I smiled and thought…It’s crazy that people worry so much about their flexibility, especially when there are really bigger fish to fry!

How important is being flexible really? I mean is it really important that you are able to touch your toes?

I am not very flexible...At points I have worked on it just for the sake of being able to do certain moves...but usually...I just worry about mobility!

I am not very flexible…At points I have worked on it just for the sake of being able to do certain moves…but usually…I just worry about mobility!

Honestly, being able to touch your toes really isn’t that important, BUT that doesn’t mean you should be locked up and immobile.

Mobility is WAY more important than flexibility. Mobility means how well we are able to squat, jump, push, pull.

Being able to touch the ground with your head while standing with straight legs doesn’t mean you are going to be able to move well. In fact, it could mean that you have potential imbalances that are actually inhibiting you from moving well.

So while being able to do the splits is cool and something that you may decide you want to master, being that flexible really isn’t essential to being able to move well.

What is essential to being able to move well is mobility of the joints.

And to have mobile joints means much more than having crazy flexibility. Flexibility can mean different things for different people.

You are flexible enough to be mobile if you take care of all shortened and tight muscles. So if you sit a lot, you need to make sure that your hips, which have been tightened and shortened by sitting all day, have been stretched and loosened so that proper length-tension relationships have been developed between all muscles around your hip.

And on top of needing good length-tension relationship between all the muscles around a joint, to be mobile you must also make sure that all the correct muscles are activated. That means that if you expect to have good hip mobility, you can’t have shortened and tight hip flexors and UNDER ACTIVE glutes.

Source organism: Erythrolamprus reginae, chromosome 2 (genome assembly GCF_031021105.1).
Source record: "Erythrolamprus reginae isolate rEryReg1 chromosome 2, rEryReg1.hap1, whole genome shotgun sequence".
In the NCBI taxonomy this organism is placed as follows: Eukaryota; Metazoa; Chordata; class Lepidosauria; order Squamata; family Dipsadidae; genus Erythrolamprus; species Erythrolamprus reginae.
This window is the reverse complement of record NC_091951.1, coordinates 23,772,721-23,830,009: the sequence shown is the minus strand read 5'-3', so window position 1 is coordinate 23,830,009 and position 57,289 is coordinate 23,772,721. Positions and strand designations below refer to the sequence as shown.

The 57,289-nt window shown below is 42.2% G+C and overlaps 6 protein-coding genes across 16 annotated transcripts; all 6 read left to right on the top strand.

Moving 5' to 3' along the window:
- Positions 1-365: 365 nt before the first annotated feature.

So you must make sure that on top of making sure tight muscles are loosened and lengthened that overactive muscles are relaxed and under active muscles are ACTIVATED.

If you want to be mobile, stretching or flexibility is just a piece of the puzzle. You also need to do SMR (self-myofascial release aka foam rolling) and activation exercises.

While stretching is GOOD it isn’t near as important as most people make it out to be. You don’t need to be able to touch your toes….It may be something you want to do, but it isn’t necessary.

And even when people do spend a lot of time stretching, they usually stretch muscles they LIKE to stretch, not the muscles that are necessarily tight from sitting or doing repetitive movements day in and day out.

So instead of spending a ton of time stretching each day, focus on only stretching the tight muscles and use the rest of that time to do SMR and activation exercises! You will become more mobile and therefore GET MORE OUT OF YOUR WORKOUTS!